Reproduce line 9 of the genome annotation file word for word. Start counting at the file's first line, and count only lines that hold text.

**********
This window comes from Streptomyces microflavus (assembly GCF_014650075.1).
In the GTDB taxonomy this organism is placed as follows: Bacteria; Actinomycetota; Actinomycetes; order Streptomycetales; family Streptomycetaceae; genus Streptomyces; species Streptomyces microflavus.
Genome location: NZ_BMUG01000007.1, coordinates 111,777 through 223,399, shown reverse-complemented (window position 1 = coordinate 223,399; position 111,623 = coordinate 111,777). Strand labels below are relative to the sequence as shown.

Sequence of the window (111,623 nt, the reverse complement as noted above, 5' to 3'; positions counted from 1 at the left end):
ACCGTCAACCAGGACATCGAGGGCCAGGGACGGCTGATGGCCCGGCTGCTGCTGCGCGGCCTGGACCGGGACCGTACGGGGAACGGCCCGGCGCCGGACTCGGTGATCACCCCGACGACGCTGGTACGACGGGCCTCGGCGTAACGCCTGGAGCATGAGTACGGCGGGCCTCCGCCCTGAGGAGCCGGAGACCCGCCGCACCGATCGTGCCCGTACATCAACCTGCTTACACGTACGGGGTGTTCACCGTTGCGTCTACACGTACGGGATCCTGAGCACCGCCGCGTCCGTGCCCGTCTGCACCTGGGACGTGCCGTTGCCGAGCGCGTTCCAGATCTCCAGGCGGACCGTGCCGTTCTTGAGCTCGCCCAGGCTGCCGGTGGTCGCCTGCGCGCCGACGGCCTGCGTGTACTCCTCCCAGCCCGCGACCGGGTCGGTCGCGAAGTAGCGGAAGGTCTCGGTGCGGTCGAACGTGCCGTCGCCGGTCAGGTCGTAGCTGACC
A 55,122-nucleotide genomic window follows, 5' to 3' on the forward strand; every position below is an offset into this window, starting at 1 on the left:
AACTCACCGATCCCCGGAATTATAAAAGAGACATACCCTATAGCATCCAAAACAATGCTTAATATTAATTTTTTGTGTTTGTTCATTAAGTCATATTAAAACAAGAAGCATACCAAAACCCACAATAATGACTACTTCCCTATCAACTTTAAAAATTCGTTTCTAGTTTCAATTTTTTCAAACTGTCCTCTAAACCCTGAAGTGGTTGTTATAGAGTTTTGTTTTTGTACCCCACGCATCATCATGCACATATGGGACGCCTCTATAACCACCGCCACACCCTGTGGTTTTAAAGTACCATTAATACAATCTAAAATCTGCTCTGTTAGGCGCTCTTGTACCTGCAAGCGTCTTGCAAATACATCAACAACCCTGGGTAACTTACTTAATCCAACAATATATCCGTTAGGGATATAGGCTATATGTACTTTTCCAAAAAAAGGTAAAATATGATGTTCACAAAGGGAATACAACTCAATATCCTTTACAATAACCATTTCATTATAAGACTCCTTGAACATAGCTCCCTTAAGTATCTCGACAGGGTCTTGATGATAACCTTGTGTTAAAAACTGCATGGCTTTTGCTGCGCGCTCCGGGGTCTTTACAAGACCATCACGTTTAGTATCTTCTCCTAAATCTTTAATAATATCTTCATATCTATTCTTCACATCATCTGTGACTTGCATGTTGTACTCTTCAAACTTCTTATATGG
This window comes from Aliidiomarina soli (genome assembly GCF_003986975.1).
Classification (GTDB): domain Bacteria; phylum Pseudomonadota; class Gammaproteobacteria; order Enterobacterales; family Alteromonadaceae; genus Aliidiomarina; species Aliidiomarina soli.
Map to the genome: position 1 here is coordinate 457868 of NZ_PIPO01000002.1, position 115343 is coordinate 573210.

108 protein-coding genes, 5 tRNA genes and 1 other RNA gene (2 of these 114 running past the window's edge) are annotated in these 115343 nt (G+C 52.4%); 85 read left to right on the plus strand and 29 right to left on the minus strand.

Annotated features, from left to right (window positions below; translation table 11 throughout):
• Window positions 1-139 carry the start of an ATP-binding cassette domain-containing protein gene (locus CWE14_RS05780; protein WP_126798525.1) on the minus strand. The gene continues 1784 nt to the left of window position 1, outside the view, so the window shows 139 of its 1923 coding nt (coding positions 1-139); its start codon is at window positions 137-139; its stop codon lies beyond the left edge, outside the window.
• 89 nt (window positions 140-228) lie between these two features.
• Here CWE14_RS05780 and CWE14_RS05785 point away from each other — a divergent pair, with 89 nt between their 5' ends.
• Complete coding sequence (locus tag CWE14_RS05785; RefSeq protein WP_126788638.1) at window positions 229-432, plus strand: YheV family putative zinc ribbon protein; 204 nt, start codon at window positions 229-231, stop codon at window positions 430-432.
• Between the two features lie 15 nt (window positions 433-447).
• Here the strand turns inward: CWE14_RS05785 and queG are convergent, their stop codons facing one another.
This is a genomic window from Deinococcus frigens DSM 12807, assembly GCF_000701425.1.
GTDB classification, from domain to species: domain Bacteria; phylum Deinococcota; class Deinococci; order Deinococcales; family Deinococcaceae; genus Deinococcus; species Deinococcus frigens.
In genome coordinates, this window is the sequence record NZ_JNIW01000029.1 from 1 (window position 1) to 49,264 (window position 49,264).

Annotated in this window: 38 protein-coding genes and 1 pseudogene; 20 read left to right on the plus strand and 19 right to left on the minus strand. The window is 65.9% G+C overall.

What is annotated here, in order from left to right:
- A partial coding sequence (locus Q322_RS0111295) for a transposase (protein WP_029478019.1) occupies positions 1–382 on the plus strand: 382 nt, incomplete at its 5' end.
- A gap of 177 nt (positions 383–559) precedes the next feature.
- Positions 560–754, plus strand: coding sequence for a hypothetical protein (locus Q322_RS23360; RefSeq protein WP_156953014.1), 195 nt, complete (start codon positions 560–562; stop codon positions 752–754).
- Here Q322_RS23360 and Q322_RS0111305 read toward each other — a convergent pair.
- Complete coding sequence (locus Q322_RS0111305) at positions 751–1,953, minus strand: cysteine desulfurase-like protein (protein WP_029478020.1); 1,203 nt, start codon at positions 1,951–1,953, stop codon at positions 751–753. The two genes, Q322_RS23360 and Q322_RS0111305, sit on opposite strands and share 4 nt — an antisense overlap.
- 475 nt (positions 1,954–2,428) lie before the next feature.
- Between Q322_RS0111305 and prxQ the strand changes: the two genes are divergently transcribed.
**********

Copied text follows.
Classification (GTDB): domain Bacteria; phylum Pseudomonadota; class Gammaproteobacteria; order Enterobacterales; family Alteromonadaceae; genus Aliidiomarina; species Aliidiomarina soli.